The diffusive flow is modelled by a combination of Fickian self-diffusion35 and free molecular flow. The self-diffusion results from Fick’s first law37:

$${J}_{AA}={D}_{AA}\frac{\Delta c}{L}$$

where JAA is the molar flux, DAA is the self-diffusion coefficient, and Δc = ci − co is the concentration difference between the inlet and outlet, which can be expressed in terms of pressure as:

$$\Delta c=\Delta p\frac{1}{RT}.$$

The self-diffusion coefficient30 is calculated by:

$${D}_{AA}=\frac{1}{3}\lambda v$$

where v is the mean molecular velocity

$$v=\sqrt{\frac{8RT}{\pi M}}.$$

The corresponding mass flow then is:

$${\dot{m}}_{D,AA}=MA{J}_{AA}=\Delta p\frac{1}{3}\lambda v\frac{A}{L}\frac{M}{RT}.$$

However, for large Knudsen numbers, the influence of the surrounding geometry begins to dominate the flow, which is well described using the free molecular flow expression by Smoluchowski14 [Eq. (6) and expression with α (TMAC) on p. 1567]

$${\dot{m}}_{FM}=\alpha \frac{1}{2\sqrt{2\pi }}\sqrt{\frac{M}{RT}} \frac{\Delta p}{L}\Lambda$$

where Λ is a geometry dependent expression. For circular channels, this is:

$${\Lambda }^{\circ }=\frac{2{D}^{3}\pi }{3}$$

which recovers Knudsen’s original formula. For rectangular channels, the expression is:

$$\begin{aligned}{\Lambda }^{rect}= & \, 2\left[{h}^{2}wln\left(\frac{w}{h}+\sqrt{1+{\left(\frac{w}{h}\right)}^{2}}\right)\right.\\ + & \, h{w}^{2}ln\left(\frac{h}{w}+\sqrt{1+{\left(\frac{h}{w}\right)}^{2}}\right)\\ & \, \times \left.\frac{-{\left({h}^{2}+{w}^{2}\right)}^{3\text{/}2}}{3}+\frac{{h}^{3}{w}^{3}}{3}\right].\end{aligned}$$

Λ can also be numerically solved for arbitrary cross-sections. For more details, see the provided Python script.

To combine the two mechanisms of self-diffusive and free molecular flow, we introduce an approach based the reasoning of Bosanquet which is described in the derivation of the effective mean free path above. This is reasonable because the diffusion coefficient is proportional to the mean free path30 and the diffusive mass flows are proportional to the diffusion coefficients35. This yields an expression for the effective diffusive mass flow, see Eq. (5).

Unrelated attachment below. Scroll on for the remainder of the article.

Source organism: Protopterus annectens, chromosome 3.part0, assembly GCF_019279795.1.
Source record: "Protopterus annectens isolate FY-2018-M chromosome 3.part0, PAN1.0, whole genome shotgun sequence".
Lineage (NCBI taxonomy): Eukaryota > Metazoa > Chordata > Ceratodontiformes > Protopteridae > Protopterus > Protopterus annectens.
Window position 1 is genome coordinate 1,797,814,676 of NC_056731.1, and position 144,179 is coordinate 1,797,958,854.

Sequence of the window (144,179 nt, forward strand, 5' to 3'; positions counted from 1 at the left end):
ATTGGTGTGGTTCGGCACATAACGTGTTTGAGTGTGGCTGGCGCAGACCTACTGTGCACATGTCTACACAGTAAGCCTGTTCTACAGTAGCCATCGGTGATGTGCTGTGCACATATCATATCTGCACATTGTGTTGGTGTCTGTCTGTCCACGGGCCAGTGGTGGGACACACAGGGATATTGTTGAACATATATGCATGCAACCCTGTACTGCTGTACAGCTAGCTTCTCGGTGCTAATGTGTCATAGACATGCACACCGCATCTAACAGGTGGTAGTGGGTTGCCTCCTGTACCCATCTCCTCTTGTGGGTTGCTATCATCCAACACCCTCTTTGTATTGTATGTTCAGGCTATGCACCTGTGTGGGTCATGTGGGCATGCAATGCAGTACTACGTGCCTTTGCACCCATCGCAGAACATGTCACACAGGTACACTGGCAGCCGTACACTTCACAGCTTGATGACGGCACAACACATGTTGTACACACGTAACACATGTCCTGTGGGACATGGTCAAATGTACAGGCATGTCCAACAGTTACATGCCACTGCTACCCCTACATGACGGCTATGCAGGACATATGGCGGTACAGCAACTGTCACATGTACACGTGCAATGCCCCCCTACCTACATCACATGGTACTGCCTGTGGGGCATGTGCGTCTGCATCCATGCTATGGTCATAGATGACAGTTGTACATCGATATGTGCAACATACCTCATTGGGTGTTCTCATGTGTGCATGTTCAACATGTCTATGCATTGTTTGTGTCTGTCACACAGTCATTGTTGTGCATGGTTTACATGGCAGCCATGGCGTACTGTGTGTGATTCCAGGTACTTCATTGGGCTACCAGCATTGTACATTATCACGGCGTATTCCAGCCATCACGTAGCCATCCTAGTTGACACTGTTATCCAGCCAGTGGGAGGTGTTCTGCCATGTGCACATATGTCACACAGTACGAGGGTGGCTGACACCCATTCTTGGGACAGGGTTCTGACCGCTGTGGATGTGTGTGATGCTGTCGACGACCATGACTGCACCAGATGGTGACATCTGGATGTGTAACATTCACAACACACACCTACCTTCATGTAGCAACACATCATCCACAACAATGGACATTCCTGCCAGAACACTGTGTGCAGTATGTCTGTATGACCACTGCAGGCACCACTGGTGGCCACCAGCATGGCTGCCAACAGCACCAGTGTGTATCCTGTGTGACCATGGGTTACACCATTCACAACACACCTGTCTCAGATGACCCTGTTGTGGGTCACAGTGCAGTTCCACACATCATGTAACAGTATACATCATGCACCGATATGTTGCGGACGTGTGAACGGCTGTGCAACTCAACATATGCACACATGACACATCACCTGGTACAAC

Resulting mass flow and nondimensional form

The actual mass flow is just the addition of convective and diffusive flow; see Eq. (6). For plotting and fitting, the nondimensional mass flow calculated by Eq. (2) is used. The Knudsen number for plotting is calculated using the constant viscosity of the gas instead of its diameter to ensure uniformity, implying that the experimental data shown are independent of the molecular diameter.

$${Kn}_{visc}=\frac{{\lambda }_{m,visc}}{{L}_{c}}$$

Here, Lc is the characteristic length of the channel (the diameter in case of a circular channel, the height in case of a rectangular channel), and λm,visc is the mean free path calculated by:

$${\lambda }_{m,visc}=\frac{\mu }{{p}_{m}}\sqrt{\frac{\pi RT}{2M}}$$

where pm = (pin pout) / 2 is the mean pressure, and μ is the dynamic viscosity.

Fitting procedure and error analysis

For determination of the transition diameter, the free parameter of the model is fitted to the experimental data by least square optimization. The data are used in their nondimensional form to avoid overweighting of high absolute mass flows for small Knudsen numbers. Theoretically, it would be sufficient to have data points just at Kn = 1 for determining the molecular diameter. However, it is important to be sure that the TMAC is set correctly, which can be validated by measurements in the free molecular regime. Additionally, the more data points are available, the smaller the uncertainty becomes. The prediction interval shown in Fig. 2 is calculated by:

$$d\pm {t}_{\alpha }s\sqrt{1+1/N}$$

where s and N are the variance and number of data points, respectively. tα is the percentile of Student’s t-distribution corresponding to a confidence level of α38. In this case, α = 0.05 is used for a two-sided 95% confidence interval. The degree of freedom is – 1 when fitting one parameter, the diameter in this case.